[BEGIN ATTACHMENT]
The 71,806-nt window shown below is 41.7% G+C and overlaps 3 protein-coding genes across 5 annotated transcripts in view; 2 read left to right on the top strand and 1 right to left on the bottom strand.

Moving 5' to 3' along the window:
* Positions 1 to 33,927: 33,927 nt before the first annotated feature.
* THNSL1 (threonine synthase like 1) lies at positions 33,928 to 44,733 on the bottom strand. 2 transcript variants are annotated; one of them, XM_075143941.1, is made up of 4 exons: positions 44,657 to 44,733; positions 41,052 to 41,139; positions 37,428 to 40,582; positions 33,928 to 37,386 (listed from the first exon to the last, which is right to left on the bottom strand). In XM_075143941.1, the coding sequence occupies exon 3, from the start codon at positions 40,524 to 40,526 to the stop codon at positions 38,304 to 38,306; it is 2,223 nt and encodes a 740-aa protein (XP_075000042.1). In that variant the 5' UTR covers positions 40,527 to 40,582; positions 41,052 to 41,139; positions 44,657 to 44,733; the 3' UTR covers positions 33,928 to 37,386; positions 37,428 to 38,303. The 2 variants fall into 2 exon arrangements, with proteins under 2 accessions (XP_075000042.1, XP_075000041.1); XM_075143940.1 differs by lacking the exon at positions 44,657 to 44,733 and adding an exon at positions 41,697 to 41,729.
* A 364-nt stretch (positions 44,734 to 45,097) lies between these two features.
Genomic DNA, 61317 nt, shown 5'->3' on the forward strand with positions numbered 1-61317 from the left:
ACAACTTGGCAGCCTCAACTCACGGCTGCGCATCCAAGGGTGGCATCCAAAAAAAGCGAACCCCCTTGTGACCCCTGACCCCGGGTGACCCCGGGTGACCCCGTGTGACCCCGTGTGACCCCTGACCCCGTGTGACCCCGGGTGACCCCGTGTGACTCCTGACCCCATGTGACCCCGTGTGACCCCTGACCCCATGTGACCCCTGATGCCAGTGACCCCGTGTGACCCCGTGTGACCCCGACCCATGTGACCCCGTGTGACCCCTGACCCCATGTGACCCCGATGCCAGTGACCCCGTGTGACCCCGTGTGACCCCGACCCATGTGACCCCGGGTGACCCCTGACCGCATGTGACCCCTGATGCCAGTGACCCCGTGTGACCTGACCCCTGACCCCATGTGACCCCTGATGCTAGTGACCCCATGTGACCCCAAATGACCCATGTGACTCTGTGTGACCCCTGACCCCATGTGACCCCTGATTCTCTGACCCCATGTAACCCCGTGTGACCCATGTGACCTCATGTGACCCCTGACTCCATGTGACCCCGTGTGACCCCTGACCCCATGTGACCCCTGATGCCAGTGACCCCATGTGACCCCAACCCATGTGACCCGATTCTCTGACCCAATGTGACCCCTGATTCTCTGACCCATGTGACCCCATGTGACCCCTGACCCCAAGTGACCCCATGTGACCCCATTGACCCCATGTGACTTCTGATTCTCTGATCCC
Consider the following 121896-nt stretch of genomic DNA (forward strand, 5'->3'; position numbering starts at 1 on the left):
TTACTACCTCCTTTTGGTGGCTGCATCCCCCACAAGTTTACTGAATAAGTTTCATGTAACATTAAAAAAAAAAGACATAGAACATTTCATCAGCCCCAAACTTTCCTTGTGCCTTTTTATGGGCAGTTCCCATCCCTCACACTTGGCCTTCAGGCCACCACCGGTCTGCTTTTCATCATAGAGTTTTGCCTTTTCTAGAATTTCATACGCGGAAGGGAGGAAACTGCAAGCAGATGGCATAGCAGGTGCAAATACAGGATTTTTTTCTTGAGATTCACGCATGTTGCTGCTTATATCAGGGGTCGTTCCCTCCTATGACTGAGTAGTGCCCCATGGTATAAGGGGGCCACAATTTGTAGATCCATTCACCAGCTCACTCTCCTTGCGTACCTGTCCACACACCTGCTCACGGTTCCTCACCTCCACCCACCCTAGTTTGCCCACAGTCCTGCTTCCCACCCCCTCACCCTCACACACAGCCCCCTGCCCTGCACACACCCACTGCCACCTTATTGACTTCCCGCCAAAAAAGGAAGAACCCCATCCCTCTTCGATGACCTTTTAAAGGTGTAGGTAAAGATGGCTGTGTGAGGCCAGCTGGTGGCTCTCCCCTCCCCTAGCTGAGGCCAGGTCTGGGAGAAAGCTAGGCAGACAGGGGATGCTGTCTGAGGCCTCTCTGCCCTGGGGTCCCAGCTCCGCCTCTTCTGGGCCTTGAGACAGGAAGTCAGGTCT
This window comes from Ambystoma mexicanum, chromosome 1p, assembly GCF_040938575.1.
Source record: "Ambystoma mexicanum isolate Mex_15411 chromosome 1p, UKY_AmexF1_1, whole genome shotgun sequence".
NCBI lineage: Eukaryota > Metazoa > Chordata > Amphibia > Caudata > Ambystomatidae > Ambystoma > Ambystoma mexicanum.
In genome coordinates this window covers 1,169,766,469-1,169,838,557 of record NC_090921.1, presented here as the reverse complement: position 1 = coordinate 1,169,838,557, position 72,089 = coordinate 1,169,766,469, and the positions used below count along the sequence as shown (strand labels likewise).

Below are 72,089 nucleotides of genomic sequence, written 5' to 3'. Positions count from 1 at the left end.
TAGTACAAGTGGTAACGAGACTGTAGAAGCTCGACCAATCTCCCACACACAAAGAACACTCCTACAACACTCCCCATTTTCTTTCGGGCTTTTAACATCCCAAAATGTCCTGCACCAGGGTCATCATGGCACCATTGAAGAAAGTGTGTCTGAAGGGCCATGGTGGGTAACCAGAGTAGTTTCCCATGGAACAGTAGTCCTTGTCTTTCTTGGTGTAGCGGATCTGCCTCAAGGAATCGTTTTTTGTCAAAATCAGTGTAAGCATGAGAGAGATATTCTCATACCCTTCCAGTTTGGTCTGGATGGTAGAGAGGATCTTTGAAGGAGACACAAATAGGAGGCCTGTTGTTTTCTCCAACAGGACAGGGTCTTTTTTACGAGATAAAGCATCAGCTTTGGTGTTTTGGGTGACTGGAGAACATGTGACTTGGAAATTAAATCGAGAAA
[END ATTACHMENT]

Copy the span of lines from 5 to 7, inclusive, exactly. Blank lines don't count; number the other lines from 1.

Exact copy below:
* A 364-nt stretch (positions 44,734 to 45,097) lies between these two features.
Genomic DNA, 61317 nt, shown 5'->3' on the forward strand with positions numbered 1-61317 from the left:
ACAACTTGGCAGCCTCAACTCACGGCTGCGCATCCAAGGGTGGCATCCAAAAAAAGCGAACCCCCTTGTGACCCCTGACCCCGGGTGACCCCGGGTGACCCCGTGTGACCCCGTGTGACCCCTGACCCCGTGTGACCCCGGGTGACCCCGTGTGACTCCTGACCCCATGTGACCCCGTGTGACCCCTGACCCCATGTGACCCCTGATGCCAGTGACCCCGTGTGACCCCGTGTGACCCCGACCCATGTGACCCCGTGTGACCCCTGACCCCATGTGACCCCGATGCCAGTGACCCCGTGTGACCCCGTGTGACCCCGACCCATGTGACCCCGGGTGACCCCTGACCGCATGTGACCCCTGATGCCAGTGACCCCGTGTGACCTGACCCCTGACCCCATGTGACCCCTGATGCTAGTGACCCCATGTGACCCCAAATGACCCATGTGACTCTGTGTGACCCCTGACCCCATGTGACCCCTGATTCTCTGACCCCATGTAACCCCGTGTGACCCATGTGACCTCATGTGACCCCTGACTCCATGTGACCCCGTGTGACCCCTGACCCCATGTGACCCCTGATGCCAGTGACCCCATGTGACCCCAACCCATGTGACCCGATTCTCTGACCCAATGTGACCCCTGATTCTCTGACCCATGTGACCCCATGTGACCCCTGACCCCAAGTGACCCCATGTGACCCCATTGACCCCATGTGACTTCTGATTCTCTGATCCC